Can PE pipe normally be installed by trenchless methods or methods using minimum excavation?
Yes. PE pipe is ideally suited to installation by trenchless or minimum excavation techniques and many of the common methods were initially developed for PE. The techniques used by installers that routinely use PE are:
Pipe Bursting or Pipe Splitting
This technique involves using a device which passes through the existing pipe and breaks it, forcing the fragments into the surrounding soil. The replacement PE pipe is pulled through behind the pipe bursting device. For the replacement of brittle materials such as concrete, cast iron, clay etc, the term pipe bursting is used.
For the replacement of more ductile materials, steel or ductile iron, the device splits the existing pipe and hence the term pipe splitting is used. The techniques allow for replacement with pipe of the same diameter, or the void can be expanded to allow a larger size PE pipe to be inserted.
Several research projects and a great deal of experience has shown that the PE pipe is seldom damaged during pipe bursting or pipe splitting works when these are undertaken following the correct procedures.
Pipe bursting (Borealis)
Directional Drilling or Guided Boring
This technique is ideally suited for crossings under roads, railways, rivers, airport runways, etc. A pilot hole is initially drilled using a steerable drill head and drilling fluid, with an electronic transmitter attached behind the drill head to ensure the correct path is maintained. Further drilling and reaming achieves the required diameter.
The PE pipe can then be assembled at the surface to the required length and pulled into the hole. Equipment is available to measure and record the axial force applied to the pipe during installation to ensure that it is not over-stressed.
If required the annulus between the PE pipe and the surrounding soil can be grouted to provide greater stability if this is necessary, but this must be done in a controlled manner to ensure that the pipe is not overloaded leading to its collapse.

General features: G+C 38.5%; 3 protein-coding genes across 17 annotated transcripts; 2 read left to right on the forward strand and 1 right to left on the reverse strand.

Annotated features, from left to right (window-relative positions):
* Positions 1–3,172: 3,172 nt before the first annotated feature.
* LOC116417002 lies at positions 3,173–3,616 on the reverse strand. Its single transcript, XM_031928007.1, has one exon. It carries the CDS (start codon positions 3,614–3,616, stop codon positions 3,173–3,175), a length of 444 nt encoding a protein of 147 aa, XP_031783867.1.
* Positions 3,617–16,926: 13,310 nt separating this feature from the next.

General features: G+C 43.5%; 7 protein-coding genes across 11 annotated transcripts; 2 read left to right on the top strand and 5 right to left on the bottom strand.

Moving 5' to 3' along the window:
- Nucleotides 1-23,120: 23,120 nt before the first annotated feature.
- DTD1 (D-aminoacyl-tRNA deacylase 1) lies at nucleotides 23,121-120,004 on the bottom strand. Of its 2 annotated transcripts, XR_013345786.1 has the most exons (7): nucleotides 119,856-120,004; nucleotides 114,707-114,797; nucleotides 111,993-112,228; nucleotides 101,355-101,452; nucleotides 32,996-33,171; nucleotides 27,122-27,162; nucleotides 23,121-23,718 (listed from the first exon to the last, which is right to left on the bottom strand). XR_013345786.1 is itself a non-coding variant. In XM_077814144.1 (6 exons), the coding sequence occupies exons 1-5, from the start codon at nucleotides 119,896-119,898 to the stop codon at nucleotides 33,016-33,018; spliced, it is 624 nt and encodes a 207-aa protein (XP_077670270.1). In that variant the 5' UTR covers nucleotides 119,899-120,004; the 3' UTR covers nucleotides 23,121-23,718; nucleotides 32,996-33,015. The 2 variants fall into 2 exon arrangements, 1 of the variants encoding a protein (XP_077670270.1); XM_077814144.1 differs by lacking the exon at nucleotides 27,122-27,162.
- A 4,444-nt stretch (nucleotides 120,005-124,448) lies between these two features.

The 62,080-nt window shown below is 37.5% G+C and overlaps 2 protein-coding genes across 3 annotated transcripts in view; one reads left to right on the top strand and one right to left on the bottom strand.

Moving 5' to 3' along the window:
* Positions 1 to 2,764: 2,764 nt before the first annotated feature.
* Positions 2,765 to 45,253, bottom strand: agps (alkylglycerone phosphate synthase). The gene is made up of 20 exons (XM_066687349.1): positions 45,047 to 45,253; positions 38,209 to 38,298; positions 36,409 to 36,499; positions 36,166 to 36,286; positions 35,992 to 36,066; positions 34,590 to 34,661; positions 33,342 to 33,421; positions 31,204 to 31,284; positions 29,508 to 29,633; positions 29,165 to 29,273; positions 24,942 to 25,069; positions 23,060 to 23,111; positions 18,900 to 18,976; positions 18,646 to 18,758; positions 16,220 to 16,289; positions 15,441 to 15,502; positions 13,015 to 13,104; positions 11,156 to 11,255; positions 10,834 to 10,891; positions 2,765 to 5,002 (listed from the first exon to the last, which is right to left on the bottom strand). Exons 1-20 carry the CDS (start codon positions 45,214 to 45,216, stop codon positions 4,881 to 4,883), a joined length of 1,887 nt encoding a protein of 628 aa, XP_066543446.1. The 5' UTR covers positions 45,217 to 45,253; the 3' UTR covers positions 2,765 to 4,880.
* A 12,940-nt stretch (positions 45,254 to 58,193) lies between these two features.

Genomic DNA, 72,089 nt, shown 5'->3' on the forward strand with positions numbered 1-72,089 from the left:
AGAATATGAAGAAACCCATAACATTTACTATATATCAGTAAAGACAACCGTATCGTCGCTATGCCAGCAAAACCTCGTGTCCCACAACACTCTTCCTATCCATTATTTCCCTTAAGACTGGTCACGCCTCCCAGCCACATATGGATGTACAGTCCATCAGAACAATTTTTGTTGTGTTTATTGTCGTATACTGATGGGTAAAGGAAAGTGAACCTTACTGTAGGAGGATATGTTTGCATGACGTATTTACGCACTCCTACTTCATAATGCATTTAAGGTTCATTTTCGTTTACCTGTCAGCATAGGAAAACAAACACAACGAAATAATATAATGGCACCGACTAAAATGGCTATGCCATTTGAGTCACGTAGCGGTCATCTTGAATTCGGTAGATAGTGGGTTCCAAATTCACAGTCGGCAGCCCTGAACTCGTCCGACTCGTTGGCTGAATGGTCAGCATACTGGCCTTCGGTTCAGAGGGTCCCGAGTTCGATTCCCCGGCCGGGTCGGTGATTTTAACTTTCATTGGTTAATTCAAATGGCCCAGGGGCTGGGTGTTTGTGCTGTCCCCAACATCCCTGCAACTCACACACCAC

Slip lining is the simplest form of pipeline renovation using PE. The replacement PE pipe is simply pulled through the existing pipe. The length of the section depends on the route of the existing pipe and the location of tees and bends. The replacement PE pipe should be designed to be fully structural and acts as an independent liner. The loose fit of the PE liner pipe in the existing pipe results in a loss of hydraulic capacity.
The void between the existing pipe and the PE liner can be grouted to provide greater stability if this is necessary, but this must be done in a controlled manner to ensure that the pipe is not overloaded leading to its collapse.
Close fit lining
The PE liner is manufactured to a slightly larger diameter than the bore of the existing pipe. The liner is pulled through a tapered die (Swageline) or through tapered rollers (Rolldown) to temporally reduce the diameter and is then inserted into the existing pipe. The liner pipe is then reverted back to its original diameter by pressure or a combination of pressure and temperature to provide a close fit liner, maximising hydraulic capacity.
The PE liner can be designed to be fully structural, acting as an independent liner or can rely on the structure of the existing pipe to act as a dependant liner. The resulting liner is often of a non-standard diameter.
Close fit liners are similar to the above but the diameter of the liner is reduced by folding it into a geometrical shape, typically a ‘C' or ‘U' shape. This reduces its effective circumference and allows for ease of insertion. The liner pipe is then reverted back to its original diameter by pressure or a combination of pressure and temperature to provide a close fit liner.
Folded and reformed liners are better suited to installation in deeper pipes as they can be inserted through existing manholes.
The PE liner can be designed to act as an independent liner or a dependant liner.